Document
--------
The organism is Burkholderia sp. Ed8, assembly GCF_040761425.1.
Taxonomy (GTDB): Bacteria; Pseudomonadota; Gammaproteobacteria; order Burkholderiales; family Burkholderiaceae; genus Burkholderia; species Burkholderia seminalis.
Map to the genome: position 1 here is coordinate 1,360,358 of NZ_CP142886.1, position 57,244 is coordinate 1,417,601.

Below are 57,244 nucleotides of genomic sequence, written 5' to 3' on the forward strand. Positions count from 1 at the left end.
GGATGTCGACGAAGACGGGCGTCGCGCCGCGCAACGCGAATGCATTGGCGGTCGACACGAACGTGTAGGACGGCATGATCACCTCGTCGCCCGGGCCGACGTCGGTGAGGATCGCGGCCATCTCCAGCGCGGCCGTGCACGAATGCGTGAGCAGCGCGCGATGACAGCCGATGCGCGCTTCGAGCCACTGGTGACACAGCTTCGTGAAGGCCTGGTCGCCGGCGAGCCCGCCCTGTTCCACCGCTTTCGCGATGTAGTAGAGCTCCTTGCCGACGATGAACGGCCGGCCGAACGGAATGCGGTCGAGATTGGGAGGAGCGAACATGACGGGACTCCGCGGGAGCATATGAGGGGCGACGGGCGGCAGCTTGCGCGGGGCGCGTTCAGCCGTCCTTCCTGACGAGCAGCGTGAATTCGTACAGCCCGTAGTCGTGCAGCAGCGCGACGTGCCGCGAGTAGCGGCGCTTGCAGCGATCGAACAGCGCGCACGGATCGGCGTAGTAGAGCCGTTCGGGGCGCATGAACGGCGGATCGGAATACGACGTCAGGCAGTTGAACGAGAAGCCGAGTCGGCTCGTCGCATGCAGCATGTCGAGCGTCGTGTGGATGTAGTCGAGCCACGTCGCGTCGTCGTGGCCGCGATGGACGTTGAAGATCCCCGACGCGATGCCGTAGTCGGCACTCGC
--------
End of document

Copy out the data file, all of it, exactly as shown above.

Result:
The organism is Burkholderia sp. Ed8, assembly GCF_040761425.1.
Taxonomy (GTDB): Bacteria; Pseudomonadota; Gammaproteobacteria; order Burkholderiales; family Burkholderiaceae; genus Burkholderia; species Burkholderia seminalis.
Map to the genome: position 1 here is coordinate 1,360,358 of NZ_CP142886.1, position 57,244 is coordinate 1,417,601.

Below are 57,244 nucleotides of genomic sequence, written 5' to 3' on the forward strand. Positions count from 1 at the left end.
GGATGTCGACGAAGACGGGCGTCGCGCCGCGCAACGCGAATGCATTGGCGGTCGACACGAACGTGTAGGACGGCATGATCACCTCGTCGCCCGGGCCGACGTCGGTGAGGATCGCGGCCATCTCCAGCGCGGCCGTGCACGAATGCGTGAGCAGCGCGCGATGACAGCCGATGCGCGCTTCGAGCCACTGGTGACACAGCTTCGTGAAGGCCTGGTCGCCGGCGAGCCCGCCCTGTTCCACCGCTTTCGCGATGTAGTAGAGCTCCTTGCCGACGATGAACGGCCGGCCGAACGGAATGCGGTCGAGATTGGGAGGAGCGAACATGACGGGACTCCGCGGGAGCATATGAGGGGCGACGGGCGGCAGCTTGCGCGGGGCGCGTTCAGCCGTCCTTCCTGACGAGCAGCGTGAATTCGTACAGCCCGTAGTCGTGCAGCAGCGCGACGTGCCGCGAGTAGCGGCGCTTGCAGCGATCGAACAGCGCGCACGGATCGGCGTAGTAGAGCCGTTCGGGGCGCATGAACGGCGGATCGGAATACGACGTCAGGCAGTTGAACGAGAAGCCGAGTCGGCTCGTCGCATGCAGCATGTCGAGCGTCGTGTGGATGTAGTCGAGCCACGTCGCGTCGTCGTGGCCGCGATGGACGTTGAAGATCCCCGACGCGATGCCGTAGTCGGCACTCGC